Kazahaya (ship, 1943)

from Wikipedia, the free encyclopedia
Kazahaya p1
Ship data
flag JapanJapan (naval war flag) Japan
class Single ship
Shipyard Harima Zosen
Launch January 20, 1943
Commissioning March 31, 1943
Removal from the ship register December 1, 1943
Whereabouts Sunk by an American submarine on October 6, 1943.
Ship dimensions and crew
161 m ( Lüa )
width 20 m
Draft Max. 8.83 m
displacement 20,000  t
Machine system
machine 2 steam boiler
steam turbine
9,500 hp (6,987 kW)
16.5 kn (31 km / h)
propeller 1

The Kazahaya ( Japanese 風 早 ) was a fast fleet tanker of the Imperial Japanese Navy , which was used in World War II .


USS Cimarron , first T3-S2-A1 ship which is also known as the Cimarron- class.

The ship was decided in the war building program in 1941 and corresponded in size and performance to the American fleet tankers of the United States Maritime Commission built before the war (starting with T3-S2-A1).

The Kazahaya was after a bay in County Numakuma in Hiroshima Prefecture named. Construction began on September 30, 1941, the launch took place at the end of 1942 and the commissioning on March 31, 1943. The building yard was the Harima Zōsensho KK (English Harima Shipbuilding Co. ) in today's Aioi .

The tanker was 161.10 meters long, the waterline length was 157.25 meters and the length between the perpendiculars was 153.00 meters. The ship was 20.10 meters wide and when loaded, the draft was 8.83 meters. The construction water displacement was 20,000 (metric) tons, the standard displacement (also loaded) was 18,300 ts. It was driven by an Ishikawa turbine set with 2 Kampon boilers, output 9,500 wPS, on one screw for a maximum speed of 16.5 kn. The loading capacity was 11,000 ts (including 1,000 ts for aviation fuel).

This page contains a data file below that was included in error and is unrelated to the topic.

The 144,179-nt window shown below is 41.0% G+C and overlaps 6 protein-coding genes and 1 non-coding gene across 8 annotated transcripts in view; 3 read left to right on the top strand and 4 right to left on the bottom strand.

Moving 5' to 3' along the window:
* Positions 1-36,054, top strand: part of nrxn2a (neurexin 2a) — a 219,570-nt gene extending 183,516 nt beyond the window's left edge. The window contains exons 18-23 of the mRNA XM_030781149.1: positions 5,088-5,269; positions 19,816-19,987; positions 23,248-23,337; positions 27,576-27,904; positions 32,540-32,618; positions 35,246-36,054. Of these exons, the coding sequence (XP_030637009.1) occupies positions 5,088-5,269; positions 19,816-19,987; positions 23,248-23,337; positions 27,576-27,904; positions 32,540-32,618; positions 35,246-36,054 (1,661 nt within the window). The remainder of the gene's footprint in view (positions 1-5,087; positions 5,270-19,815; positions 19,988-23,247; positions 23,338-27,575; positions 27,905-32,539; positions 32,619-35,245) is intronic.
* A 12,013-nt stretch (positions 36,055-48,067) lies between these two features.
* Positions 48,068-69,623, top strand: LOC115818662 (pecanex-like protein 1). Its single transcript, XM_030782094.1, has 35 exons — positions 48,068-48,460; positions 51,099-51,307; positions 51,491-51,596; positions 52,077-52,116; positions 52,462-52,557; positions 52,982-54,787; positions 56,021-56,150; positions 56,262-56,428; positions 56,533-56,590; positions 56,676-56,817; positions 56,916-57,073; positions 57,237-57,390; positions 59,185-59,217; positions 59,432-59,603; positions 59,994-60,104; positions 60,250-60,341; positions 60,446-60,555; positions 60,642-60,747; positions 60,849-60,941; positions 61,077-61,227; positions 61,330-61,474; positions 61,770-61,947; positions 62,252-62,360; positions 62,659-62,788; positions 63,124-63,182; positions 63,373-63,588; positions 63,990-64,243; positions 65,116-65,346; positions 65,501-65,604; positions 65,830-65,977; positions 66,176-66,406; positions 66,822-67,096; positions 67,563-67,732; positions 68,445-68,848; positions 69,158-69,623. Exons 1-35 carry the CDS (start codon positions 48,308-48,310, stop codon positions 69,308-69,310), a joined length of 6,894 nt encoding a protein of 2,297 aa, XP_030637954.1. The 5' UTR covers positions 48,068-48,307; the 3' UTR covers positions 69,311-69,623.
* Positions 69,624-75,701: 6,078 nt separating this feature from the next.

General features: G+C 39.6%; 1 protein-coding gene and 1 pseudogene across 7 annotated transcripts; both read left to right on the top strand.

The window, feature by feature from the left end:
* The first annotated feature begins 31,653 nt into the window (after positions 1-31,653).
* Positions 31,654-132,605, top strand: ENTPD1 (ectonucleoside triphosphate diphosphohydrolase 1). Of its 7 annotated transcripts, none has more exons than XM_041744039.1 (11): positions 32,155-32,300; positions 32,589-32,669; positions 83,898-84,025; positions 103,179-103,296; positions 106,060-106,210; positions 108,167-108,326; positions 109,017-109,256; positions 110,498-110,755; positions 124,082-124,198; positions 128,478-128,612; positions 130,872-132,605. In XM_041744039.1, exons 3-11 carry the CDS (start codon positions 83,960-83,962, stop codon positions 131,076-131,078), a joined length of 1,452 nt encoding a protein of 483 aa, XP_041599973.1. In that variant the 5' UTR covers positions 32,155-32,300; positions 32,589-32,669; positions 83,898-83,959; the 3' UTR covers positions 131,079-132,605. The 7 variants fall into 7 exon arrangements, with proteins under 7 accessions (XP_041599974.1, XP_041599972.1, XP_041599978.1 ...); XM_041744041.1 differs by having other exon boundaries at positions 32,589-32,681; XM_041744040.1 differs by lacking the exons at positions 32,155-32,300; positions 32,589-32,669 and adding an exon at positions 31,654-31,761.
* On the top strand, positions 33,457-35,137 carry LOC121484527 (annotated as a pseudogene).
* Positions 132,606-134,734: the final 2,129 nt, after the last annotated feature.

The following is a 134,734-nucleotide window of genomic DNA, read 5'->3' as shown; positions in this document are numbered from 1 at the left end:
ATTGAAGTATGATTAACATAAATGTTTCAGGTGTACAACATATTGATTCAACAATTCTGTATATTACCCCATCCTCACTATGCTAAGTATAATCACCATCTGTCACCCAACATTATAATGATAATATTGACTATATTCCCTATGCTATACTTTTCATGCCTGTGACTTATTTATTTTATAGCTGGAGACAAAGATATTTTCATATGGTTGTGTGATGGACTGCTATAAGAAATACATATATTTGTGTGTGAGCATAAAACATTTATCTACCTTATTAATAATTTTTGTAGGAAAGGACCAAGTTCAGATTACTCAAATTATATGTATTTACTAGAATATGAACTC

The armament was three older 12 cm L / 45 guns behind shields (one in front, two aft), the addition of a few 25 mm automatic cannons for air defense is likely.

The Kazahaya was planned to have a sister ship (never named) (hull number 305), but its construction was canceled. Instead, the hull numbers from 5381, planned as the Kariko class, from the 1942 fleet construction program were rescheduled as sister ships of the Kazahaya . This project was never carried out, as was the construction of construction numbers 842-844 as an improved Kazahaya class (including four 12.7 cm guns and aircraft such as on the Hayasui ). Instead, the Hario class was built from the follow-up program, but only the type ship could be completed before the end of the war.

After only a short period of service, the Kazahaya was sunk on October 6, 1943 by the American submarines USS Tinosa and USS Steelhead about 240 nm northwest of Truk in the Pacific Ocean with 20 torpedoes. The Tinosa fired the catch after the Steelhead had only previously damaged the tanker. The number of dead and injured in the sinking of the Kazahaya has not been published.


  • Shizuo Fukui: Fighting Ships of the Imperial Japanese Navy . Bestsellers, Tokyo 1970 (2nd edition 1973), p. 323
  • Tohru Kizu: 世界 の 艦船 / Ships of the World 通 巻 第 500 集 増 刊 第 44 集 日本 軍艦 史 . Kaijinsha, Tokyo 1995, p. 336
  • Autorenkollektiv the magazine Maru : 写真/日本の軍艦第13巻小艦艇I . Kōjinsha, Tokyo 1990, ISBN 4-7698-0463-6 , p. 24
  • Hansgeorg Jentschura u. a .: The Japanese warships 1869–1945 , JF Lehmanns, Munich 1970, p. 430/431
  • Anthony Watts: Japanese Warships of World War Two . Ian Allan, London 1966, p. 339

Individual evidence

  1. So the sources mentioned in the article. The launch in January 1943 is sometimes stated on the Internet, which is neither likely nor proven.
  2. Jentschura u. a., Warships of the Imperial Japanese Navy 1869-1945 , Arms & Armor Press, London 1977, p. 251; the number of 2 triplet mounts, sometimes mentioned in model construction circles - mostly shown on both sides of the bridge - is not unlikely, but has not been used. Originally, only two 12 cm guns were planned, a third (as the second, aft gun) was planned later and installed before delivery.
  3. ^ Robert C. Stern, US Subs in action , 1979, p. 30